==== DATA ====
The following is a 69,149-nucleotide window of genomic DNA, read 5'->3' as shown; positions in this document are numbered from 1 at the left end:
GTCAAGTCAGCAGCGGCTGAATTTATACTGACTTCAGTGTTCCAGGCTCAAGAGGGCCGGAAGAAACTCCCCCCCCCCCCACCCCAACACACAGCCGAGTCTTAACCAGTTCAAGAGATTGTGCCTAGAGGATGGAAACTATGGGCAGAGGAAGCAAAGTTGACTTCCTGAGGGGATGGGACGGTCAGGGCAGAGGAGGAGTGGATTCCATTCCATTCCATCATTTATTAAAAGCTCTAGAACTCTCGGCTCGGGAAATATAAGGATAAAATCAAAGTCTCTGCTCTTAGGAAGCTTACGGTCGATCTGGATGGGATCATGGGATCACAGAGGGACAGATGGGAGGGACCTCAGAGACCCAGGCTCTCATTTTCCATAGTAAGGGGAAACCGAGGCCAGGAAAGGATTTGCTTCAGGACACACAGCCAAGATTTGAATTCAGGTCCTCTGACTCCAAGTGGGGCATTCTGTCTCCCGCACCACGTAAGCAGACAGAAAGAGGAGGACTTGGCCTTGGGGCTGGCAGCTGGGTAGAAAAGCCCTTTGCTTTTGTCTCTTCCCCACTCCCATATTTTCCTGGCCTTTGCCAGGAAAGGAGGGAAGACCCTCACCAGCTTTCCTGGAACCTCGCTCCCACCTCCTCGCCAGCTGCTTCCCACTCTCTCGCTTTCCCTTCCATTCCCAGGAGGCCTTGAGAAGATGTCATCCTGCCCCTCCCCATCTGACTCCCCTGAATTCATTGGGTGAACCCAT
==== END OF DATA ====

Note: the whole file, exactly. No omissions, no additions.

The following is a 69,149-nucleotide window of genomic DNA, read 5'->3' as shown; positions in this document are numbered from 1 at the left end:
GTCAAGTCAGCAGCGGCTGAATTTATACTGACTTCAGTGTTCCAGGCTCAAGAGGGCCGGAAGAAACTCCCCCCCCCCCCACCCCAACACACAGCCGAGTCTTAACCAGTTCAAGAGATTGTGCCTAGAGGATGGAAACTATGGGCAGAGGAAGCAAAGTTGACTTCCTGAGGGGATGGGACGGTCAGGGCAGAGGAGGAGTGGATTCCATTCCATTCCATCATTTATTAAAAGCTCTAGAACTCTCGGCTCGGGAAATATAAGGATAAAATCAAAGTCTCTGCTCTTAGGAAGCTTACGGTCGATCTGGATGGGATCATGGGATCACAGAGGGACAGATGGGAGGGACCTCAGAGACCCAGGCTCTCATTTTCCATAGTAAGGGGAAACCGAGGCCAGGAAAGGATTTGCTTCAGGACACACAGCCAAGATTTGAATTCAGGTCCTCTGACTCCAAGTGGGGCATTCTGTCTCCCGCACCACGTAAGCAGACAGAAAGAGGAGGACTTGGCCTTGGGGCTGGCAGCTGGGTAGAAAAGCCCTTTGCTTTTGTCTCTTCCCCACTCCCATATTTTCCTGGCCTTTGCCAGGAAAGGAGGGAAGACCCTCACCAGCTTTCCTGGAACCTCGCTCCCACCTCCTCGCCAGCTGCTTCCCACTCTCTCGCTTTCCCTTCCATTCCCAGGAGGCCTTGAGAAGATGTCATCCTGCCCCTCCCCATCTGACTCCCCTGAATTCATTGGGTGAACCCAT